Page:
Monday, March 4, 2024
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Risk of escalation

FRANKFURT (AP) – Missiles and drones are flying in the Red Sea, disrupting one of the world’s key trade arteries and a chokepoint for energy shipments headed for Europe.

Attacks by Yemen’s Houthi rebels over Israel’s war with Hamas are posing a new threat to the future of energy supplies to the 27-country European Union (EU), which relies on imported natural gas to power factories, generate electricity and heat homes.

Tankers carrying liquefied natural gas – which is supercooled to travel by ship instead of pipeline – routinely pass through the Red Sea, and several shipments to Italy already have been cancelled.

Here are key things to know about the threat to Europe’s energy supplies from conflict in the Middle East.


The Houthis have been firing drones and missiles at ships that pass by territory they control near the narrow Bab al-Mandab Strait at the southern end of the Red Sea.

The Houthis say they are striking Israel-bound ships to support Hamas in its war with Israel, although other ships have been targeted as well.

In response, the United States (US) and the United Kingdom have been attacking Houthi launch sites in Yemen since mid-January.

A tugboat helps guide a French ship, the LNG Endeavor. PHOTO: AP
ABOVE & BELOW: Demonstrators gather around Palestinian flags during a rally in the Houthi-run capital Sanaa, Yemen. PHOTO: AFP
Vehicles covered in green fabric, carrying the coffins of Yemen’i Houthi rebels killed in recent US-led strikes. PHOTO: AFP

Security concerns have led shipping and some energy companies to reroute vessels around the southern tip of Africa instead of through the Suez Canal at the northern end of the Red Sea.

That is lengthening the journey to Europe from suppliers in the Middle East, like Qatar, by a week or more and raising costs.

Around 70 per cent of LNG shipments from Qatar that were headed for Italy’s major terminal on the Adriatic Sea were canceled in January. Last year, Qatar supplied 40 per cent of Italy’s LNG.


Cooling natural gas to minus 162° C changes it into a liquid and reduces its volume by 600 times so it can be stored and shipped aboard specially designed vessels.

Upon arrival, it’s reheated into gas and transported by pipeline to distribution companies, industrial consumers and power plants.

Europe relied for decades on gas transported through pipelines from Russia. That came to an abrupt end after the war in Ukraine and cut off most of its supply. LNG became a lifeline, with the German government, for example, hastily lining up floating import terminals on its northern coast.

Last year, 12.9 per cent of Europe’s LNG went through the Red Sea from suppliers in the Middle East, mainly Qatar.


So far, there’s been little to no impact on natural gas prices. In fact, spot prices for natural gas have fallen since the Houthi attacks began, from around EUR45 (USD48.38) per megawatt hour before the start of the Israel-Hamas war to EUR28.37 on Tuesday.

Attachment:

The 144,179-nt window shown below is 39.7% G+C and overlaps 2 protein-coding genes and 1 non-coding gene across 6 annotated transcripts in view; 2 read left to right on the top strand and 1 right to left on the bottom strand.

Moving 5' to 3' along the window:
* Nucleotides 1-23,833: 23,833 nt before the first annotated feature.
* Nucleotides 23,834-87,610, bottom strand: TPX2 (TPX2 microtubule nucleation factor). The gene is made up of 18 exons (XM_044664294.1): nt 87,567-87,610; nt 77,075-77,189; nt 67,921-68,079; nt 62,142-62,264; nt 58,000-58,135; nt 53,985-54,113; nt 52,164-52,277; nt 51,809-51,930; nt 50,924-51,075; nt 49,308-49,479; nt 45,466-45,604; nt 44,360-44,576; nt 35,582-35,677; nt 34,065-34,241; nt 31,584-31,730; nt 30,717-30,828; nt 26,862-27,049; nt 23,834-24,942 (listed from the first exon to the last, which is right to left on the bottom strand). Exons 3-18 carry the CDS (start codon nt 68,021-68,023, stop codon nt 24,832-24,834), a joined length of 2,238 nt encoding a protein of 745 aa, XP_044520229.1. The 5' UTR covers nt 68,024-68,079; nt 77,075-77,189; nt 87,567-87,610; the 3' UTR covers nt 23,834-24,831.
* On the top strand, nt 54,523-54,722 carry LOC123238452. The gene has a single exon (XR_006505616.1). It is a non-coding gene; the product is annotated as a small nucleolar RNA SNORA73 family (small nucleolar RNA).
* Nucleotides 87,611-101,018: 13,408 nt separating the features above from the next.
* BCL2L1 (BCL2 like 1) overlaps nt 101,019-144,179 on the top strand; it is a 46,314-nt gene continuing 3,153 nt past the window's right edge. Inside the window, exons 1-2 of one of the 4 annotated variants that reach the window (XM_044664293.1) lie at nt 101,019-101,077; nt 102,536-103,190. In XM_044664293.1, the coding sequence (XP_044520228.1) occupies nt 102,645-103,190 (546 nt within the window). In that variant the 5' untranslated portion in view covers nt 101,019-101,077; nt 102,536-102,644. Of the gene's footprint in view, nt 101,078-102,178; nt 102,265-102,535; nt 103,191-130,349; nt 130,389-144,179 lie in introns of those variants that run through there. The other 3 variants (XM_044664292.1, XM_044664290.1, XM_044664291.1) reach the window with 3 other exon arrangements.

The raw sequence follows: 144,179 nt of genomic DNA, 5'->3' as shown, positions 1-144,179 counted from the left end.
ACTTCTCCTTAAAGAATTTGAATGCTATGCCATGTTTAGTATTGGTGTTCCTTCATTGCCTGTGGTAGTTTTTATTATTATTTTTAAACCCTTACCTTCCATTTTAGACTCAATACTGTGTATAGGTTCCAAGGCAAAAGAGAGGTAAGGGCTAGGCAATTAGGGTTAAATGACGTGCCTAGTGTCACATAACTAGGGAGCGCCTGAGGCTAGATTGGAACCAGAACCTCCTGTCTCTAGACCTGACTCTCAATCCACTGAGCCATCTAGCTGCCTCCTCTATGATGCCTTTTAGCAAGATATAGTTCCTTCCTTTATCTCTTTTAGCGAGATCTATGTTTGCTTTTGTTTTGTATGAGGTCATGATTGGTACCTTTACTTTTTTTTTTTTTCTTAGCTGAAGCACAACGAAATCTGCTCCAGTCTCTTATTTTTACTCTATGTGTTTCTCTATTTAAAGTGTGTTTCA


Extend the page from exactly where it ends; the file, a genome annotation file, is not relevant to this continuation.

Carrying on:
Europe is getting a break because demand for natural gas is weak amid a sluggish economy.

Slow growth in China also has reduced competition. And LNG shipments from the US don’t have to go through the Red Sea.

Meanwhile, pipeline gas is still flowing from Norway and Azerbaijan, and Europe is buying some LNG from Russia despite sanctions.

A key factor has been Europe’s efforts to fill underground storage with gas ahead of winter: Storage is over 70 per cent full with most of the heating season over.

Russia’s cutoff sent gas prices rising sharply, surging inflation to record highs and helping drive a cost-of-living crisis. European governments and companies raced to secure alternatives.


US gas exports rose sharply after February 2022. Since then, President Joe Biden has paused approving new proposals for LNG export terminals.

The pause would allow officials to study the impact of LNG projects on climate change, the US economy and national security, Energy Secretary Jennifer Granholm said.

The action would not affect five terminals that are already approved and under construction, she said.

Industry association Eurogas called Biden’s action “alarming” and said US gas imports are “set to play a crucial role for European energy security” in case of possible shortfalls.

Analyst Tagliapeitra said, however, that with plenty of new export capacity already approved, Biden’s decision would have “no short-term or even medium-term impact on Europe”.

US LNG capacity has doubled since exports began in earnest less than a decade ago, and it’s set to double again under already-approved projects.

The wisdom of investing more money in fossil fuel infrastructure is also being debated in Europe, which aims to cut greenhouse gas emissions by 55 per cent compared to 1990 levels by 2030.

Europe’s gas demand is expected to fall eight per cent over 2022-2026 as renewable energy like solar and wind power is scaled up.